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The Unexpected Link Between Life, Death & Free Will


By Roger Costa


For most of us, poor little mortals, aging, suffering and approaching death might be an exhausting, horrifying and unbearable situation to cope with. When we are young there’s not much time to spend reflecting in such a phase that life won’t spare none of us from. And whatever the situation is, whatever decisions are made and experiences are taken, everyone around us gets affected by the precious, adorable yet difficult journey of living and its final moment. Some older folks have now-a-days the privilege to deal with this matter at their own consent. Some seek to end their life journey, in an attempt to end their suffering from aging illness, joining programs like “the right to end your life”, made available somewhere in Europe. But is ending your own life a privilege, a curse, a disgrace or a weakness? How tough can someone battle their own destiny, their own hopeless physical condition? What’s the limit for enduring human suffering, what’s the reason for all these inescapable circumstances, is really worth fighting for living, even under painful and humiliating conditions?

It is not hard to find an answer for yourself, especially if you believe that living is a precious gift from God that only He should take away from. But my personal perspective doesn’t stop me from appreciating others’ point of view in such controversial case. And then comes Francois Ozon. This brilliant French auteur has been examining human desire, co-dependence and complicated relationships for the past two decades, confirming himself as one of Europe’s leading filmmakers (and one of my personal favorite ones). A constant presence at Cannes and other prestigious Festivals around the globe, he went there to premiere this marvelous, melancholic, delicate and oddly funny drama, where it was nominated for the Palm D’or, as well as Acting Awards for its leading players. Fans of the provocateur will immediately notice some different aesthetic in this narrative, as it opens following the reactions of an artist who unexpectedly is assigned to take care of her father who just had a stroke and is landed in the hospital. A few minutes in and the film grabs you by the moral conscience with a striking note: the father persuades his daughter to help him end his life, as he is incapable of dealing with the suffering. But what it first seems to be a difficult and hard drama to digest, it turns out to be a wonderful, enriching portrait of family bond, respect, and the human right of free will. Ozon builds up this slowburn drama with his usual elegance, appealing techniques and social/humanistic engagement, meticulously observing each of these players’ motives, reactions and expectations for the aftermath. When Emmanuele is asked for such task from her father, she is obviously not ready or even thinking about entering this “dance”, as he states. But she wants to make it right to him, giving back the respect he has always provided to her and the rest of the family, despite his ambiguous, complicated relationship to her mother, and his inclinations to male gigolos. But she won’t back up on her principles. She believes differently, she believes he should continue the fight, so she will look for reasons and stimulus in order to make him change his mind. Will that work? Is it a selfish solution, as she is thinking of herself, and not of his suffering? Who is actually playing God? Is he? Or is she representing God in a positive way, interfering on his drastic decision, pulling him out from darkness and shining hope for the future?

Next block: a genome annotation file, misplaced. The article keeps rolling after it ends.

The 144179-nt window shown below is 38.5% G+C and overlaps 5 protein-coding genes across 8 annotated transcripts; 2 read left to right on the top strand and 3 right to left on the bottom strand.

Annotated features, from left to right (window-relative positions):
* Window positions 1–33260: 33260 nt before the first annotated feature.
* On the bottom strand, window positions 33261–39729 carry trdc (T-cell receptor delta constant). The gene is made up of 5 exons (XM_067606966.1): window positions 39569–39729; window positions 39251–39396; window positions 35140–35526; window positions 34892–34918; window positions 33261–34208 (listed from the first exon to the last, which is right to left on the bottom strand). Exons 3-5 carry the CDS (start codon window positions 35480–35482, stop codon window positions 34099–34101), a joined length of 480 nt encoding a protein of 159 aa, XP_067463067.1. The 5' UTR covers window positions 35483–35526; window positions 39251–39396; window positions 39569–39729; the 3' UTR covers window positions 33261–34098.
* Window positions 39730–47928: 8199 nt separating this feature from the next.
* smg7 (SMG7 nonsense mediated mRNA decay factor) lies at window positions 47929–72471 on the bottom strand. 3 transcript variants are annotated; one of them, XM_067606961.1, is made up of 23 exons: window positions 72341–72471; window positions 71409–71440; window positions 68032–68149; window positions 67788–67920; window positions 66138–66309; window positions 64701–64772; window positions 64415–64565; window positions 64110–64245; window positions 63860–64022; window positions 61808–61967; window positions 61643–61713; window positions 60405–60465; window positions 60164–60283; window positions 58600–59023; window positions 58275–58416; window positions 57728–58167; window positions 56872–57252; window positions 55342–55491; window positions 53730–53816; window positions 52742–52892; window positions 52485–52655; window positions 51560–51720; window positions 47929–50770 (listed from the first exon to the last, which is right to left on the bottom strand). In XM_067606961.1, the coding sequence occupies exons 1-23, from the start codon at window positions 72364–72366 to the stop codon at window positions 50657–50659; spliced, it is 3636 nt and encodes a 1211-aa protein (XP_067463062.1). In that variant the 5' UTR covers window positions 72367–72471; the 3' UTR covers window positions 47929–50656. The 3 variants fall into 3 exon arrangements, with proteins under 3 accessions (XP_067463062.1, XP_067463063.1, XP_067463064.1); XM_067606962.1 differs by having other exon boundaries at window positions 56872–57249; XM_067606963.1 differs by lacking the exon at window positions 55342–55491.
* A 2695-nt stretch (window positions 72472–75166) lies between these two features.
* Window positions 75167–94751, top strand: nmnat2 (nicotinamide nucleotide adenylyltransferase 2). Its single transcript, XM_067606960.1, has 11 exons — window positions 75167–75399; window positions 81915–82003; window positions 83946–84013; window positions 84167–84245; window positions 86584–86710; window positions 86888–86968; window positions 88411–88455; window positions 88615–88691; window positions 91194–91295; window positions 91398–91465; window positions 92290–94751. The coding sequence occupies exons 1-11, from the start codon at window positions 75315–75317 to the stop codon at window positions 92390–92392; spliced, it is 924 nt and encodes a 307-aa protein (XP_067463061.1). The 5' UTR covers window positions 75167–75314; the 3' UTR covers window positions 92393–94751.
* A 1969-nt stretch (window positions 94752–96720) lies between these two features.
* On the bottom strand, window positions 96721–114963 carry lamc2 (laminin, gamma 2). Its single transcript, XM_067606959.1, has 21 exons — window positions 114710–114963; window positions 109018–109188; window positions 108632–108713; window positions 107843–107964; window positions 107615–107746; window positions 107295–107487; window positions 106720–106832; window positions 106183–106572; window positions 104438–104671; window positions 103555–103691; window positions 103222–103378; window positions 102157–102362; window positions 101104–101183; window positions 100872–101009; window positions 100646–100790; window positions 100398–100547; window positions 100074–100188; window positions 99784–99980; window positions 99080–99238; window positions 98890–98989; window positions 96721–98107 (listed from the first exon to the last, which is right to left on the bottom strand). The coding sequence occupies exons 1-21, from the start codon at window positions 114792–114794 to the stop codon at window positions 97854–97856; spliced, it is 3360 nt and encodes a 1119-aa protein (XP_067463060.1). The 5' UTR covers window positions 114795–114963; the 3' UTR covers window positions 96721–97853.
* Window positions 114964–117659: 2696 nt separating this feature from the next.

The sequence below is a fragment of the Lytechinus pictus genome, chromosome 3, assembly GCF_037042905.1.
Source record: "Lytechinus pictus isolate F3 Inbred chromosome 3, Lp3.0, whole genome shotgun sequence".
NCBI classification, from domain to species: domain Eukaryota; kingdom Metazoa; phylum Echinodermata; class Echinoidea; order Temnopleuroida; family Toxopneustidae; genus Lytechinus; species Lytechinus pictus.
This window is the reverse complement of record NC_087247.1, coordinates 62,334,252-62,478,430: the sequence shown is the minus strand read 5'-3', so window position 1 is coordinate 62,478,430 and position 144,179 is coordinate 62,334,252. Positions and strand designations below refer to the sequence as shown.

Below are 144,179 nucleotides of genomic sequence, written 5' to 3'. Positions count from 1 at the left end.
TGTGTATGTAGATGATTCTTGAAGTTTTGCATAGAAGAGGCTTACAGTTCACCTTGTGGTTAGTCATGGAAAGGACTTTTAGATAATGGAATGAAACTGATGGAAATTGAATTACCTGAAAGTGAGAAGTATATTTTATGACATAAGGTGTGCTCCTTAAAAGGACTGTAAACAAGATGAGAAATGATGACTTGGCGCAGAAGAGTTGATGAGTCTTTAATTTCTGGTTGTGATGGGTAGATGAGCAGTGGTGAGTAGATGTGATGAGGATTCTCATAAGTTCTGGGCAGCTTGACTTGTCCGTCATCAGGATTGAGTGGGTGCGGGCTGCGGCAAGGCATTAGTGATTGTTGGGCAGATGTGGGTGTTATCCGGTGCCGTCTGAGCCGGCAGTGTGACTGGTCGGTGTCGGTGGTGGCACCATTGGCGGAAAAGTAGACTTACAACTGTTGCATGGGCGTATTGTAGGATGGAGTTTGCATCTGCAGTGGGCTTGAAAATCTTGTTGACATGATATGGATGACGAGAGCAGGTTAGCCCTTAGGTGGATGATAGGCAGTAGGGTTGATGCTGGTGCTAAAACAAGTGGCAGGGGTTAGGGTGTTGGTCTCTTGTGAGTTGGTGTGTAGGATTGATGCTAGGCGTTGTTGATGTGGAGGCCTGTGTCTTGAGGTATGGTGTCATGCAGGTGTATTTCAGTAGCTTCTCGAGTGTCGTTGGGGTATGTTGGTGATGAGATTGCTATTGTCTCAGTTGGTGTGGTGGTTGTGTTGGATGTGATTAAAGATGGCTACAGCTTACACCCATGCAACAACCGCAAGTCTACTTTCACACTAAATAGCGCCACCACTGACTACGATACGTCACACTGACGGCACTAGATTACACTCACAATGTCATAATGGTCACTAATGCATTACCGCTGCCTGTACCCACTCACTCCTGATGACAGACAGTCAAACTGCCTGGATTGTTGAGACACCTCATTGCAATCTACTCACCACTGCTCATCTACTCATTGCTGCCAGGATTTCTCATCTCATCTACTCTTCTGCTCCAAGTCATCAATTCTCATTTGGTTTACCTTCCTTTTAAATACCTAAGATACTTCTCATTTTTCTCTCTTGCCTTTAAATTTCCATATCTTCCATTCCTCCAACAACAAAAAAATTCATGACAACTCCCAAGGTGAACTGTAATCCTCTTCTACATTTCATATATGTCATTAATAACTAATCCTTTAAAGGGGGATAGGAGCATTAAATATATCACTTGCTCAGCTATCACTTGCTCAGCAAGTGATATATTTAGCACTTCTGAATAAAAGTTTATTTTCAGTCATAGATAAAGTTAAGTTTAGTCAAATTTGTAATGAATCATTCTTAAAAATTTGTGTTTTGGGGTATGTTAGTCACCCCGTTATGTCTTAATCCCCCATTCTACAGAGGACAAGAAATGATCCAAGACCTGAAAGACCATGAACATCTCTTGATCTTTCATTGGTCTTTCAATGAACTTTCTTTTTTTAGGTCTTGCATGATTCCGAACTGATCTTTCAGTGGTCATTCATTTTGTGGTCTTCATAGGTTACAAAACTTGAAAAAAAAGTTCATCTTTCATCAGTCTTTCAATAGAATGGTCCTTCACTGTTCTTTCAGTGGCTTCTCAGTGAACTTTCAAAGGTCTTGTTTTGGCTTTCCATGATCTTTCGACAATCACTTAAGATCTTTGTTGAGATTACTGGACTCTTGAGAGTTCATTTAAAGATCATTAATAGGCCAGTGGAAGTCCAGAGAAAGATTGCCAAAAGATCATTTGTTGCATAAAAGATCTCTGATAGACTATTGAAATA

Anchored by powerful performances from the cast, the always incredible, reliable and sophisticated Sophie Marceau and veteran iconic star Andre Dussollier, Ozon, adapting from the autobiographical memoir by Emmanuele Bernheim (novelist who wrote some of his films, including “Swimming Pool”), crafts another intricated, gorgeously executed drama, adding one more pearl to his collection. Instead of studying desire and sexuality, Ozon changes the pace here, for good: the result is an enchanting, sad indeed, yet profoundly humane family canvas.

(Cohen Media Group. 4/14. Quad Cinema.)


Winner of the Best European Film at Locarno, and an audience favorite at this year’s New Directors/New Films Festival, Carlos Conceicao’s blazing and shape-shifting sophomore project establishes him as a promising new auteur. His seductive, easily penetrable, yet enigmatic and deadpan style is a fascinating mashup of psychological thriller, dark comedy, horror and sociopolitical and geographical commentaries. Set in 1974, during the Angolan/Portuguese colonization war, the film is seen through a meta, Avant-garde atmosphere, observing the effects of sex, tradition and violence over some paranoid Portuguese soldiers, and ritualistic local villagers. Divided into three acts, Conceicao conducts the material with firm, stylish hands, punctuated by a sense of dangerous magical realism: the first as a lyrical, romantic and biracial coming of age story, the second a tale of betrayal and revenge, and the third is an encounter between eroticism and “the beyond”, making it a twisty, inventive conclusion. A marvelous example of the new, exciting and revolutionary cinema coming from an emerging talent.

(Kino Lorber. 4/14. BAM.)

Tragédia: Brasileiro de 21 anos morre ao cair de 26º andar de prédio em Portugal

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